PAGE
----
Domingo German of the Yankees delivers a pitch in the...

Domingo German of the Yankees delivers a pitch in the first inning against the Blue Jays at Rogers Centre on May 16 in Toronto. Credit: Getty Images/Vaughn Ridley

It would stand to reason that of all the people on planet Earth, Domingo German would be one of the foremost experts on baseball’s war against too-sticky hands.

But though German plans to use “way, way less” rosin when he takes the mound Monday night — fresh off a 10-game suspension for what crew chief James Hoye called “the worst hand we’ve ever felt during a game” — there was a sort of befuddled resignation to that modification. He’s been warned, he’s been ejected, he’s been suspended, and sure, his hands  probably were laughably sticky, but to this day, German still has no idea how far is too far.

“I haven’t gotten a better explanation,” he said Sunday through an interpreter. 

He  also was under the impression that a second ejection would net a 50-game suspension, though there’s no indication of that being a possibility. In fact, there’s nothing on the books about what happens if a pitcher gets ejected twice for sticky stuff, because the rule is new and that type of enforcement is unprecedented.

To which we say: Really, MLB? This is the best you can do?

For a sport that uses every metric you’ve heard of, MLB’s woefully unscientific approach to sticky stuff is absurd, especially when there are viable ways to address the issue. 

Currently, they prefer a subjective examination done at the discretion of the umpires, meaning that there is no way to assure uniformity from pitcher to pitcher and team to team. It's resulted in two suspensions this season: One for German and another for Max Scherzer, who went as far as to swear on his “kids’ lives” that he wasn’t using anything but sweat and rosin. And you know what? There's reason to believe him. Sweat and rosin can be really, really sticky.

The whole thing is complicated by the fact that there’s no actual rule against sticky palms. Rosin is permitted unless it’s used to “intentionally discolor or damage the ball,” and beyond that, pitchers are simply barred from using other foreign substances such as spit, mud or wax. Excessive sweat presumably falls in the “spit” category, but good luck figuring out how to perfectly enforce that during the next 95-degree day in the Bronx.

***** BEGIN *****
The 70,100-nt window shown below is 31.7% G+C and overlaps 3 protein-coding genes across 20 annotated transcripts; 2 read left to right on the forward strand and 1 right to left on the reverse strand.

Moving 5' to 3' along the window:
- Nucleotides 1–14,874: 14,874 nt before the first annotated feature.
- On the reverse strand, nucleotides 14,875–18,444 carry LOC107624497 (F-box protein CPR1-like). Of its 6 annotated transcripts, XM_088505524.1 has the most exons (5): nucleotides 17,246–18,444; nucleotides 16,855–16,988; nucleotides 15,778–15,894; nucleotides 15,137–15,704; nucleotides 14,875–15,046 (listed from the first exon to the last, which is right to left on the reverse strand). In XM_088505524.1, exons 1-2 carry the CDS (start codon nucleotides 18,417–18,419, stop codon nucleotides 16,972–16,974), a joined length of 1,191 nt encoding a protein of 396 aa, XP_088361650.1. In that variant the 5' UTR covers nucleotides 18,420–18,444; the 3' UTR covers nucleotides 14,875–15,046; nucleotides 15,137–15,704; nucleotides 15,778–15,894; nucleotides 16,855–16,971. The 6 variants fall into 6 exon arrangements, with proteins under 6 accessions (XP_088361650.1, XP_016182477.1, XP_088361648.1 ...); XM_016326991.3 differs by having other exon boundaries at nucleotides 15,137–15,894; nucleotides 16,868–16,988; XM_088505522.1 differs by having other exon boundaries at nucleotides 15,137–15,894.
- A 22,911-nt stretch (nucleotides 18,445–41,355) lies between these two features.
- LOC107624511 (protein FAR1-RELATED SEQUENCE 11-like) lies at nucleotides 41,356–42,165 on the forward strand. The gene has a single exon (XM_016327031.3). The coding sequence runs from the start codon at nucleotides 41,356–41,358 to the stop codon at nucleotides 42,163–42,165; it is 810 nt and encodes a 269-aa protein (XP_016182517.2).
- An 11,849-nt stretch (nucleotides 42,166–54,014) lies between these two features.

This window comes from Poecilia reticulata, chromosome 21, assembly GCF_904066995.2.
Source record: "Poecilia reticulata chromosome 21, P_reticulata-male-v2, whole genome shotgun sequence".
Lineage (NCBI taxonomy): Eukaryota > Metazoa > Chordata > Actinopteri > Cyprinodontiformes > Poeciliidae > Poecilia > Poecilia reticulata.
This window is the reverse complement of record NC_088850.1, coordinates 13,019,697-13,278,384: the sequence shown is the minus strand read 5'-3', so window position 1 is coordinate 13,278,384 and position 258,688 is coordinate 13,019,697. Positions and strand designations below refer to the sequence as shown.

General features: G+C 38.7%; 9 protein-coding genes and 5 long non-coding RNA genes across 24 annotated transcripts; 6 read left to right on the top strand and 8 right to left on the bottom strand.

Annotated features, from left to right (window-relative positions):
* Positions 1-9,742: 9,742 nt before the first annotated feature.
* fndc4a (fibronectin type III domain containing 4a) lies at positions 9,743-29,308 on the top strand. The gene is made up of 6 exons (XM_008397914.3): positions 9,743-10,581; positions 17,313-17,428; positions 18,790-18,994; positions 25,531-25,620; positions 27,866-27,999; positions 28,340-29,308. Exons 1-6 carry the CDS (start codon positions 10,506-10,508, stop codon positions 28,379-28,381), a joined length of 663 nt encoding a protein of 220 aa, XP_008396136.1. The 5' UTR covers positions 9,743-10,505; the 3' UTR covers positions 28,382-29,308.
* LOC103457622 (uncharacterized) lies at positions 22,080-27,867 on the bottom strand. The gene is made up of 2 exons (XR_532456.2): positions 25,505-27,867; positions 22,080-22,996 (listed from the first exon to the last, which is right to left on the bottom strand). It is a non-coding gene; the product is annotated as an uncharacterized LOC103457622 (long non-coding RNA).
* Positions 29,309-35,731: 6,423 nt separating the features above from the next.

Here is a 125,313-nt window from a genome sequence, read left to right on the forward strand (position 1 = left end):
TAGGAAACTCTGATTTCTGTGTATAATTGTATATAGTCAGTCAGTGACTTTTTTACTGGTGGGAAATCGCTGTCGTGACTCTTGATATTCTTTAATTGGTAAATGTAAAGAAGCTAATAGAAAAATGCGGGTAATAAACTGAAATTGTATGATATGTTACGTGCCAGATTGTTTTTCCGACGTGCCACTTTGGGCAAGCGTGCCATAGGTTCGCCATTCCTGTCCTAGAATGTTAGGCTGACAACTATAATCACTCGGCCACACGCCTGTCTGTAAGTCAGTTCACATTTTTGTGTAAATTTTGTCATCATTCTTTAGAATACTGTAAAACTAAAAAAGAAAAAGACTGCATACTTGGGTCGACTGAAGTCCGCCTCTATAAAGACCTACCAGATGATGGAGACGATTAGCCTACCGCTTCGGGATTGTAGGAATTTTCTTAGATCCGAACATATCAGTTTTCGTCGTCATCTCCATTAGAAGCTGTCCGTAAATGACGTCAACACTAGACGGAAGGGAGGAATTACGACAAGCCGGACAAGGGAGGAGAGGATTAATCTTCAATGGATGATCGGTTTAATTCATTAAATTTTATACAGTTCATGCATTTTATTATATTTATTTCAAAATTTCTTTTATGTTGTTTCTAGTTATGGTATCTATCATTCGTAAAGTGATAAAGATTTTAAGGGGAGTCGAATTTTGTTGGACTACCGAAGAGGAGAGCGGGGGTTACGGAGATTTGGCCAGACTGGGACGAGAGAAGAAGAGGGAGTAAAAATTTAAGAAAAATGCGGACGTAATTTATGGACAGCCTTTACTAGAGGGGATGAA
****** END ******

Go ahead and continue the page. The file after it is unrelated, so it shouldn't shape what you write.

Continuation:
This non-objective approach is a problem. What happens when an ace or a shutdown closer gets suspended in September or October? Entire seasons could be affected behind such airtight measurements as “this was the stickiest it has been since I’ve been inspecting hands” (umpire Dan Bellino, on the offending hand that got Scherzer ejected).

There’s also an optics issue. While German is no stranger to disgrace, Scherzer has a sterling reputation. His suspension means that a first-ballot Hall of Famer now must deal with the faint whiff of “cheater.” (Granted, only the most onerous among us would go that far.)

There are ways to combat this, but it looks as if the easiest fix — the pre-tacked ball that’s used in Japan and Korea — goes against what MLB is attempting to do with its new rules. That ball  currently is being used in Double-A,  leading to a lot more ball movement and more strikeouts, according to Baseball America. Spin rate is up and offense is down, and that’s not good news for a sport that introduced a pitch clock, limited pickoff throws and increased the size of bases — presumably to create more offense.

So what about something else?

Recently, The Athletic spoke to astrophysicist Meredith Wills, who’s spent years testing major-league baseballs. One potential solution was elegant in its simplicity: Use a standardized object that’s lighter than a baseball, and if it doesn’t fall from a pitcher’s hand when he turns his palm toward the ground, the hand is too sticky.

If that’s not exact enough, baseball can invest some of its billions in developing a machine that can test balls on the spot. There  already are things out there that measure tackiness. They just need to be adapted for this use, and in this case, the extra work is worth it. 

For his part, Bellino insisted that whatever was on Scherzer’s hand on that day in mid-April didn’t feel like rosin. It was sticky, he said, not tacky.

“We take [removing a pitcher] very seriously," he said. "With the training we’ve been given by Major League Baseball to check to make sure that it’s not a legal substance, this was clearly something that went too far over the line.”

Bellino was trying to provide clarity that MLB has failed to give. But it doesn’t have to be this way when there are viable options for standardization. 

What’s not viable is a slapdash and nebulous evaluation process that leaves pitchers looking for a line that doesn’t exist. Baseball should be better than that. 

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